Students, professors and members of the LGBTQ community gathered at HUB 355 Friday afternoon on the occasion of “Coming Out Black and Queer.” A panel of speakers, including assistant professor of ethnic studies Ashon Crawley at UCR; Dennis Tyler, assistant professor of English at Fordham University; Alisha Gaines, assistant professor of English at Florida State University; and hosts from The Read, Crissle West and Kid Fury, were seated at the front of the room ready to share their experiences with eager students.

 The room bustled with noise and activity as a wave of students entered after class and took their seats. Ten minutes until showtime, students had flooded onto the floor, as there were not enough seats to cater to the unanticipated audience.

After a short introduction, it was established that each speaker would share their “coming out” story in their various backgrounds. Crawley explained that by being “black and queer,” one would be living “within the folds of gender” and therefore subject to the ongoing struggles in the world today where we continue to falsely define the term “normal.” Growing up in an extremely religious household was challenging for Crawley considering his sexual identity and, even though he valued the Christian church, couldn’t help but wonder if it was just a phase: At least that is what his parents had told him.

When he came out, the only response he received from his father was that his parents would pray for him. “I realized it wasn’t a phase and decided to own my sense of sexual worth. I don’t want to be in a heterosexual marriage and depressed simply because I needed to please people,” he admitted. It takes time to learn to embrace oneself as well as their sexuality but it can definitely be done.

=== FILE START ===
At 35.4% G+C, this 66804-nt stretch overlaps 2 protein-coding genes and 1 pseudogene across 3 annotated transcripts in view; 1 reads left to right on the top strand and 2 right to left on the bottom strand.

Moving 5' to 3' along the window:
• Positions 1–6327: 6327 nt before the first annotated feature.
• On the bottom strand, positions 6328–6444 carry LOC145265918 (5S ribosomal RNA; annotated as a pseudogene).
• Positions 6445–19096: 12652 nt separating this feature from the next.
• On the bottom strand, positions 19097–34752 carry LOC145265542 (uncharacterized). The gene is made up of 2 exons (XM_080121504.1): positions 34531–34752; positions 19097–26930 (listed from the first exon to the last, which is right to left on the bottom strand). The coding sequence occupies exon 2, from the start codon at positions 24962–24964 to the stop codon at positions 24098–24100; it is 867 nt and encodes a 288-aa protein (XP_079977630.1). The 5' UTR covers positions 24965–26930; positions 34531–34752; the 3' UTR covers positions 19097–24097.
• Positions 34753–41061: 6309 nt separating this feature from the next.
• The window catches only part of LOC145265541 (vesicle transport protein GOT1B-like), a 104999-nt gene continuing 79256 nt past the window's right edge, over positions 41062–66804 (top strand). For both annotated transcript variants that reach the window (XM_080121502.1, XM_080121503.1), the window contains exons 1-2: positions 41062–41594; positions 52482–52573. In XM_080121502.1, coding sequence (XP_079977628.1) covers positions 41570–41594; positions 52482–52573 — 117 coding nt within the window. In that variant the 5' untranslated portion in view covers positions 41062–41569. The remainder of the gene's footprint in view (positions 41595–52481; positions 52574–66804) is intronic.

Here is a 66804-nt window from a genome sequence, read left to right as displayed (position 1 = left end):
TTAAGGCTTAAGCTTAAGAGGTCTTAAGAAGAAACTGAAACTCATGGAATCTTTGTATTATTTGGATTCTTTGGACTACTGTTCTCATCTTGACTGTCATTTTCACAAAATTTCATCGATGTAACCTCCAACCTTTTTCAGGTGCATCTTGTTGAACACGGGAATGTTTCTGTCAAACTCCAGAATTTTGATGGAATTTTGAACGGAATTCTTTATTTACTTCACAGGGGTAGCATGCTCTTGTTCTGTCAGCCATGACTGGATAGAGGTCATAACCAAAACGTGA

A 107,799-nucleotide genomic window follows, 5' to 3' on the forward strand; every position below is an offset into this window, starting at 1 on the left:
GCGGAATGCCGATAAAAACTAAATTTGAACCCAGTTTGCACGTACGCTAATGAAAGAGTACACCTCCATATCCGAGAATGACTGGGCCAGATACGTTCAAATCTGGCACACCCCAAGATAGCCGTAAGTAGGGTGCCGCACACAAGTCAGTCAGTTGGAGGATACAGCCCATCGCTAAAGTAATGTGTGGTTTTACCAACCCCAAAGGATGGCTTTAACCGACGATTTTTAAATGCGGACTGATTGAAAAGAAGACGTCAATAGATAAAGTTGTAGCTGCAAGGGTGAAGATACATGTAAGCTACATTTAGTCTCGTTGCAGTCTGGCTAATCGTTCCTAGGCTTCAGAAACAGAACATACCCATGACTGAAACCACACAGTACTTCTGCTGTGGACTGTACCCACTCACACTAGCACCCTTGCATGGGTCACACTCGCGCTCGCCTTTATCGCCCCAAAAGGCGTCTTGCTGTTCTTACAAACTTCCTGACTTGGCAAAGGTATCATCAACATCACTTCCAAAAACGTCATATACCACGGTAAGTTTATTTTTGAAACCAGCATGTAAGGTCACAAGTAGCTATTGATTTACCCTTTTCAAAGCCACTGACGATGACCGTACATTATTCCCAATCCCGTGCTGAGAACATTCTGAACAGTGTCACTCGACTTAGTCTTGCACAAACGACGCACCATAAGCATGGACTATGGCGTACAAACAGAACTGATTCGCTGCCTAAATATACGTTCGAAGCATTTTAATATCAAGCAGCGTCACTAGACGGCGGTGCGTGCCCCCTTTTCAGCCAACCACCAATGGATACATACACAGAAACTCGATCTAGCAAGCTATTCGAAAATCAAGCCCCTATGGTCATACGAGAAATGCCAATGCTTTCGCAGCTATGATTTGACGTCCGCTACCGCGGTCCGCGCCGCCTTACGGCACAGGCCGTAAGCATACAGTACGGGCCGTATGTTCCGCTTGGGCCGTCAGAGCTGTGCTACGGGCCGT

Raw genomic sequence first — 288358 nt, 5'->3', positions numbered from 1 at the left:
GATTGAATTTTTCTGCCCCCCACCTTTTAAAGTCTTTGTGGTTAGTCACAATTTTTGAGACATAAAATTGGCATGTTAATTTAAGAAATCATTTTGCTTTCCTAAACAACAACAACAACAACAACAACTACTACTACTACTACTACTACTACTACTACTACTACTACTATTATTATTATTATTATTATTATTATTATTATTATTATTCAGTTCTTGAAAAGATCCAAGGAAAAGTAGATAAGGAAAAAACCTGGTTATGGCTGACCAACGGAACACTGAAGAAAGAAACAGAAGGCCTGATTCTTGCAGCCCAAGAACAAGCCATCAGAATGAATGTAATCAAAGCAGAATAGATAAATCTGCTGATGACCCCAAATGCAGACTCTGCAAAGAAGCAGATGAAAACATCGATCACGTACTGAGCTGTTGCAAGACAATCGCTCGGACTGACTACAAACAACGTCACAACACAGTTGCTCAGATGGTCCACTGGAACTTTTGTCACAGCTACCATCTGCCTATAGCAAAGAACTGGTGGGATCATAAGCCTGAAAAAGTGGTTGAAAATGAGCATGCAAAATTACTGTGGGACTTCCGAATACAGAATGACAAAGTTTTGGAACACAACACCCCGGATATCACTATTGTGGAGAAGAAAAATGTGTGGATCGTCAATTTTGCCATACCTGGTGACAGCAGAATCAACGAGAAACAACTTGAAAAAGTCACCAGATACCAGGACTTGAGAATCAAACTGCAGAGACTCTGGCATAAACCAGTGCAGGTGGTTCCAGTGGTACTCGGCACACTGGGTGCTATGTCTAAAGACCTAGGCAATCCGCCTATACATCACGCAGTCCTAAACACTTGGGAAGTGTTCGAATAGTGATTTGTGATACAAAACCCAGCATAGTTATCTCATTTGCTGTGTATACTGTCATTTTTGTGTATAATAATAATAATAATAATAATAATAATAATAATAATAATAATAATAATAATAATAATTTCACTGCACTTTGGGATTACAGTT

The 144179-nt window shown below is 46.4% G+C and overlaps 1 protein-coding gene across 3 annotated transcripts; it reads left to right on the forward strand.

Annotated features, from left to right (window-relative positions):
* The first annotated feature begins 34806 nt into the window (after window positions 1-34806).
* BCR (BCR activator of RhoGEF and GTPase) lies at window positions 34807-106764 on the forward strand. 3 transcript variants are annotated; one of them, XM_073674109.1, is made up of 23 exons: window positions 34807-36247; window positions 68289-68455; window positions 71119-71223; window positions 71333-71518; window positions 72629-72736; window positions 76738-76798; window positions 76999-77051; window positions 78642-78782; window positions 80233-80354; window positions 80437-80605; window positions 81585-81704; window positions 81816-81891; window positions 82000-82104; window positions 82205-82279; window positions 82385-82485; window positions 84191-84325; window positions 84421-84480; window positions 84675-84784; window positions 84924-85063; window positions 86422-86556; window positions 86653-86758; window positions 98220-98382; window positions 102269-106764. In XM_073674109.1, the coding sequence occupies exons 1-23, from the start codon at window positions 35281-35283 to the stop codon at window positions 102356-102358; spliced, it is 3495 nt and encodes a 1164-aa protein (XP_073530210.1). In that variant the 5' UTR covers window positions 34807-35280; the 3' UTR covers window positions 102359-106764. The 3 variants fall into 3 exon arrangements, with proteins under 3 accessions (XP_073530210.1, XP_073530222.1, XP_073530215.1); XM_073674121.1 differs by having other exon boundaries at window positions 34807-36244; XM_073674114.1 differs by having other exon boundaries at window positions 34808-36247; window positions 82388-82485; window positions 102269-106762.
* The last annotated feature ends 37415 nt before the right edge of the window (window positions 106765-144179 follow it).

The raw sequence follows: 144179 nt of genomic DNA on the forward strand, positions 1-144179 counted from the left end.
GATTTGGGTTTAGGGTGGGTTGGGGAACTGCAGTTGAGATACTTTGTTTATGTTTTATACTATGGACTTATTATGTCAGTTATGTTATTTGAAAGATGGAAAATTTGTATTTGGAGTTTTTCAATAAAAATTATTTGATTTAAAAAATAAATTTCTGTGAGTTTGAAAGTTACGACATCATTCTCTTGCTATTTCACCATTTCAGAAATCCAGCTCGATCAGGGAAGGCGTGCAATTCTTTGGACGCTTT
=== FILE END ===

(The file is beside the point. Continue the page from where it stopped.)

From a similar religious background, West began, “Homosexuality was a taboo in my household and when I started to notice other girls, I freaked out.” However, since she attended an accepting school, her friends rejoiced when she “came out” to them. West planned to keep her identity away from her parents until they discovered her yearbook and read messages referring to her as lesbian. Her parents wept and demanded to know the truth. “Once I saw how extreme they reacted, I brushed the comments off as a silly rumor at school. The whole incident made me very depressed,” she confided openly.

When her brother experienced police brutality, she saw it as the golden opportunity to finally come out to her parents. “I figured in comparison, my situation wouldn’t be so horrible!” she joked. Her mother accepted her identity as long as she didn’t cut her hair short and dress like a tomboy. Unable to contain herself any longer, West exploded, “I’m depressed and I’ve decided that I will live my life how I want and I won’t change for you.” All it took was for West to reveal her feelings and now she and her mother are on good terms.